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Chris Lightfoot

Chris Lightfoot, occasional commentator here, well-known blogger, and technical wizard, is dead. It has been a confidential matter for a couple of weeks, but can now become public.

I didn’t know him very well, but will miss his awesome intelligence. NO2ID will miss his capacity just to fix things while lesser techies were squabbling among themselves about how to do it.

Other people, here, and here, for example, knew him better and have more valuable things to say.

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6 comments to Chris Lightfoot

  • Johnathan

    Sorry to hear this, Guy. I never met him, but he clearly was a good man. My condolences to his family and friends.

  • I was quite shocked when I first heard. We need more like him. On every level his passing is a great loss.

  • Yes it is indeed very sad that Chris Lightfoot has died, and so young.

    However, on a technical point, I think you probably indulge in hyperbole when you write:
    It has been a confidential matter for a couple of weeks, but can now become public.

    So far as I am aware deaths which occur in the UK must be registered within 72 hours and become a public record. Unless there are very special circumstances relating to Chris Lightfoot’s untimely demise then I can see no reason why news of his passing should have been embargoed, rather than simply kept private so that his friends and family could arrange his funeral in private and commence the mourning process in a calmer atmosphere.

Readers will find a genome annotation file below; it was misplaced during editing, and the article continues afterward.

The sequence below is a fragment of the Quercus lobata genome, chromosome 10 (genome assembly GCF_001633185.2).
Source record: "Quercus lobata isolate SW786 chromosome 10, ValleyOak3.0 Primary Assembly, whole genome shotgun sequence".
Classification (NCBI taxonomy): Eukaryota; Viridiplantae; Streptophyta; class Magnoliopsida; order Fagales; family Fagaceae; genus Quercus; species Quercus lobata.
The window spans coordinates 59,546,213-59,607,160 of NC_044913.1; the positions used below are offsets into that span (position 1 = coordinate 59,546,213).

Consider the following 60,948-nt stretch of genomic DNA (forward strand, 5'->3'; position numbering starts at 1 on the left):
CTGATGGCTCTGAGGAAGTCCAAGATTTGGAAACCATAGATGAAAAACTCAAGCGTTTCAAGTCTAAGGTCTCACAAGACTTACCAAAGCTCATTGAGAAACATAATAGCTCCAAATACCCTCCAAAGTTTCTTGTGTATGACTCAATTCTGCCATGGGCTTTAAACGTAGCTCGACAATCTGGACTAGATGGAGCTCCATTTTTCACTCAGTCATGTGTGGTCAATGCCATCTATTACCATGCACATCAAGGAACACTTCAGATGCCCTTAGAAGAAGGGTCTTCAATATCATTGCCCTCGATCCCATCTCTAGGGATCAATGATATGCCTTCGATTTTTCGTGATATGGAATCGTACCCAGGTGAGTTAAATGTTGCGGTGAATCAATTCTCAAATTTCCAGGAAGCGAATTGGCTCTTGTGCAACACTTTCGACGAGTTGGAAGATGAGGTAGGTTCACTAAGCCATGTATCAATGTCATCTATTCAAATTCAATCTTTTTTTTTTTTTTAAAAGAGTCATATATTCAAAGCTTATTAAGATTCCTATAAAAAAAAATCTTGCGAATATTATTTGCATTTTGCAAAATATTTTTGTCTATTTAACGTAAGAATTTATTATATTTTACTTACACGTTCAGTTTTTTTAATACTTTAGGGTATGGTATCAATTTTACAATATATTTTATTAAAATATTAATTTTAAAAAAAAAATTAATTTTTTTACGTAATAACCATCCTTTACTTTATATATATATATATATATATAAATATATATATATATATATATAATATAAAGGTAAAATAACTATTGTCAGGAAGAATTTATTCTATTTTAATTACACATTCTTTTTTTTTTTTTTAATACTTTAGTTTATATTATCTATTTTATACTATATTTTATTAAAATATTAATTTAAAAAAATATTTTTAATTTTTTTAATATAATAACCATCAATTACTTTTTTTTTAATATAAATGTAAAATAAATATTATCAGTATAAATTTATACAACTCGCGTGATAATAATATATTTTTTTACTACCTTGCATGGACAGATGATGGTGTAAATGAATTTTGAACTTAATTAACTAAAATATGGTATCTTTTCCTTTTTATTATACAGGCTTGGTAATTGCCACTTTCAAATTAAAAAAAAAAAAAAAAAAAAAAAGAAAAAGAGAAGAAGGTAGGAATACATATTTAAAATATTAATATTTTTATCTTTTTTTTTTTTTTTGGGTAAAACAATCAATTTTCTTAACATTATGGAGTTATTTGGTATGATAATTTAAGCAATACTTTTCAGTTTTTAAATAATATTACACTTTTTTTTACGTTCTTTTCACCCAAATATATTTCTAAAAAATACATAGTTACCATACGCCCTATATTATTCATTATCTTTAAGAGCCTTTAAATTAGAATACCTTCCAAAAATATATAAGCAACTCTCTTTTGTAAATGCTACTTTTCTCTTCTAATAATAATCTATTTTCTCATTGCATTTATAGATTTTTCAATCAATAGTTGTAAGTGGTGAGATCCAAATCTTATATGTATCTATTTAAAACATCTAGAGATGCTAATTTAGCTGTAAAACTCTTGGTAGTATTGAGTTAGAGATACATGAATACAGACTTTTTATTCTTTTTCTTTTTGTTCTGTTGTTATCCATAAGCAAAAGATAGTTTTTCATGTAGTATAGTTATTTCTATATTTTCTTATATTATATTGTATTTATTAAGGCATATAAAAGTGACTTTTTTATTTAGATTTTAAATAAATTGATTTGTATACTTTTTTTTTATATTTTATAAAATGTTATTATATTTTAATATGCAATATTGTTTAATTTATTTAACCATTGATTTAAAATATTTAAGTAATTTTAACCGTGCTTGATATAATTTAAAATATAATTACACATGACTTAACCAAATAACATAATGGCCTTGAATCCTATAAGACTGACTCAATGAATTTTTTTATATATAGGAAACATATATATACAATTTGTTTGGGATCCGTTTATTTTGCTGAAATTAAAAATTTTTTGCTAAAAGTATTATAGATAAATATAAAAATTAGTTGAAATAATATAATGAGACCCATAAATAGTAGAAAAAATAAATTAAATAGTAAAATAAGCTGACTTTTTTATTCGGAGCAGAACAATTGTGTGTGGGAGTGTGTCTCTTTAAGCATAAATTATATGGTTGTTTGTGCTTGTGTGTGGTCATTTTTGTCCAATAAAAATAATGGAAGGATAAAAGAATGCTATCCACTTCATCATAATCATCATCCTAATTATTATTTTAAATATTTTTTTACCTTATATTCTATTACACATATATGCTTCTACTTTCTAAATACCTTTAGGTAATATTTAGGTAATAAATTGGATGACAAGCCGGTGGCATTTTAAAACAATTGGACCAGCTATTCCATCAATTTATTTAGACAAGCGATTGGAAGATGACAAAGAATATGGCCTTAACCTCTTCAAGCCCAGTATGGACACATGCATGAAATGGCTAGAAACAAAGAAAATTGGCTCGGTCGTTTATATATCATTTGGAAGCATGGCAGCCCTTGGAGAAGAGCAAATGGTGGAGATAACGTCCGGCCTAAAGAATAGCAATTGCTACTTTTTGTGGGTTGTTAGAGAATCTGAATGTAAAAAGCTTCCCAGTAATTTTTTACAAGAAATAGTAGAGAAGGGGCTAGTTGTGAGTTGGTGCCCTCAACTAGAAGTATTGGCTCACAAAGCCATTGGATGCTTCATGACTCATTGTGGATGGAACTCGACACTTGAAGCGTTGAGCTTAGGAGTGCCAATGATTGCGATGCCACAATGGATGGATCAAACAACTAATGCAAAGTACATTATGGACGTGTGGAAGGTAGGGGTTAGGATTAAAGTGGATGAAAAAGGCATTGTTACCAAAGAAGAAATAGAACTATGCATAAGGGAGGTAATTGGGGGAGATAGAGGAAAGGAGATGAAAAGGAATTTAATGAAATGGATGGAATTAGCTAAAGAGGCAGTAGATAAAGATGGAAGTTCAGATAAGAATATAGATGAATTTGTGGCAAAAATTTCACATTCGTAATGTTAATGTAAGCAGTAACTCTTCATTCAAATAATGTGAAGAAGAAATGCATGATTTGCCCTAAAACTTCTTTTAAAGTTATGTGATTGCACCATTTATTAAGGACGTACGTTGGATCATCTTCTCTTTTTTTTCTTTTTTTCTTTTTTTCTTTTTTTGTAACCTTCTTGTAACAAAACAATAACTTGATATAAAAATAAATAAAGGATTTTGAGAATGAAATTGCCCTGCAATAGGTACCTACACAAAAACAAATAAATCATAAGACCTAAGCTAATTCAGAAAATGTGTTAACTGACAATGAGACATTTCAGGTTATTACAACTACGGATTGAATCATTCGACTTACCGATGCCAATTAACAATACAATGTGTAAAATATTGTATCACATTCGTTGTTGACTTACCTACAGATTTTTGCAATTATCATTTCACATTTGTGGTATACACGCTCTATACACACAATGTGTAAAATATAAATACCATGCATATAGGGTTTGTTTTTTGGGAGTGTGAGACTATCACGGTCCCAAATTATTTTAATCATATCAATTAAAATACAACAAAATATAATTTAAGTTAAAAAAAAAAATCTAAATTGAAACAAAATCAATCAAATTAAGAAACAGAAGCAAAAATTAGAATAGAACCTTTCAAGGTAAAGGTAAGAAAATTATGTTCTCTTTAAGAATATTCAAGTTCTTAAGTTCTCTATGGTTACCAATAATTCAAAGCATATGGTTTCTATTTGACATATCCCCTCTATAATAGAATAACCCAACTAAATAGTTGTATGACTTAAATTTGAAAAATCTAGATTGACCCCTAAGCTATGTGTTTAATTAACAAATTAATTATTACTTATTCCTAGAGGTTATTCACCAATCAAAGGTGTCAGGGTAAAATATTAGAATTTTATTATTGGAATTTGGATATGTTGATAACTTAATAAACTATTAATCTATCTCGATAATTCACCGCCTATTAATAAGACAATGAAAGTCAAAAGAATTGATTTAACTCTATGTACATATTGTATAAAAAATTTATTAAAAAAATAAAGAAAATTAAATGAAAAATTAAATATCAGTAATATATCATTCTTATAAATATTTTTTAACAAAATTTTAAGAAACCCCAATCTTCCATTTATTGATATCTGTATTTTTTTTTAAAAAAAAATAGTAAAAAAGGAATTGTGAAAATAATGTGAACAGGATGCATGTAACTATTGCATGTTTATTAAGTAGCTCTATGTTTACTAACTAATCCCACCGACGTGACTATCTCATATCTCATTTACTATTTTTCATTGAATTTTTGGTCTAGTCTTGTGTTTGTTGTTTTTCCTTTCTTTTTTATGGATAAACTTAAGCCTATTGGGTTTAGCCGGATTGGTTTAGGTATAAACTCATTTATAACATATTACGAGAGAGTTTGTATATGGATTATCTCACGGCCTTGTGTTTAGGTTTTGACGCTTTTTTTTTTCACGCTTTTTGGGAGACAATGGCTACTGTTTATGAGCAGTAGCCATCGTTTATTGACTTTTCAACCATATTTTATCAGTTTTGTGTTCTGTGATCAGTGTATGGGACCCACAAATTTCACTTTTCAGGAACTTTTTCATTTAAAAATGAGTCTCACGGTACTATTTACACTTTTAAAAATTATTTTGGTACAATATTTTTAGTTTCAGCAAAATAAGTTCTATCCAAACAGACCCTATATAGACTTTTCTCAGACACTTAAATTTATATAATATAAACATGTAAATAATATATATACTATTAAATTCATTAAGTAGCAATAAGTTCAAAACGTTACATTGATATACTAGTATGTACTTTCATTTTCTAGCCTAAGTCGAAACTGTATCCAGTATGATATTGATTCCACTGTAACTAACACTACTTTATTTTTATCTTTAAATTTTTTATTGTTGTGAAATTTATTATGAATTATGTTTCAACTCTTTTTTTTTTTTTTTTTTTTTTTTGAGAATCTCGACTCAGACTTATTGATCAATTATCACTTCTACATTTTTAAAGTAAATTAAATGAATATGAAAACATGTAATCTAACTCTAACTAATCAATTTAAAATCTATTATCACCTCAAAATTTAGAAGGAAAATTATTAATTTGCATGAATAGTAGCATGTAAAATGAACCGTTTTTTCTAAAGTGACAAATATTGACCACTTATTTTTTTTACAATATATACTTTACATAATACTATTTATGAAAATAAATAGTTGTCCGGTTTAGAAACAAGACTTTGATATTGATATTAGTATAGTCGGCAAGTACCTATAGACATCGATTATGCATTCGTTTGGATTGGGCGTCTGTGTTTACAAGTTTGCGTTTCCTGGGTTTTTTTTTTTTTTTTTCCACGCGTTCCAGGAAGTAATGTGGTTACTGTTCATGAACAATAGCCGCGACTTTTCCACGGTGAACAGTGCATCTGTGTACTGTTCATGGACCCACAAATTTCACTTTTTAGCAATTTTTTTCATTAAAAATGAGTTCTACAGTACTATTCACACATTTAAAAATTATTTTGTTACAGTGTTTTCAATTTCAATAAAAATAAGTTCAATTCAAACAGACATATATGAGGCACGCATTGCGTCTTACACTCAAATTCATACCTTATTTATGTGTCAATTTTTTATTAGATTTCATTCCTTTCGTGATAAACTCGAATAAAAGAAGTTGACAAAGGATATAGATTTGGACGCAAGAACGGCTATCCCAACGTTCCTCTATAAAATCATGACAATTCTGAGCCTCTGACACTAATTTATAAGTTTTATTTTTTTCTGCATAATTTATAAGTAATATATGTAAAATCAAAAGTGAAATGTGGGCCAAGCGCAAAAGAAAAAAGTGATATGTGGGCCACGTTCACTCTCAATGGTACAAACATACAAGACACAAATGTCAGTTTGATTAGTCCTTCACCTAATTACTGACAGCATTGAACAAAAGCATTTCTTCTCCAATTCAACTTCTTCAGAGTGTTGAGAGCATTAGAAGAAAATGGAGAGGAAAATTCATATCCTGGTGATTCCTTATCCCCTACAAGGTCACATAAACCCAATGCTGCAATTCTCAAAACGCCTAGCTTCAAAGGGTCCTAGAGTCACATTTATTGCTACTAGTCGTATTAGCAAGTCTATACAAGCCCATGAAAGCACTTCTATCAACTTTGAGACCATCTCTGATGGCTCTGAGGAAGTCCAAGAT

• James


    I think it’s just out of common courtesy to friends and family that an announcement was delayed- particularly if there were circumstances permitting.

    Nobody has an obligation to inform you of a stranger’s death.

    On another note, it’s only with Chris’ death that I’ve come to appreciate his efforts and commitment to helping others and providing them with tools to enable them to wrest control of information for its better use. Sad that it should take someone’s untimely demise to highlight their shining attributes.

    The political Internet will surely be missing his innovative contributions in future.

  • Nobody has an obligation to inform you of a stranger’s death.

    Of course they don’t, and I never stated or implied that they did. However, as the Register of Births (,Marriages and Deaths) is a public record it cannot be kept ‘secret’ either, unless there are some special circumstances surrounding the event, if someone chooses to go hunting in those records to see who may have died in the recent past. I quite agree that the family in this case, and in many other cases too, decides not to broadcast or announce a death so that their grieving may be done quietly – perfectly normal and understandable. The way the post was written, however, seemed to me to state something that was unlikely to be factual; that is all.

  • That is a great shame. I attended several No2ID events and met him several times.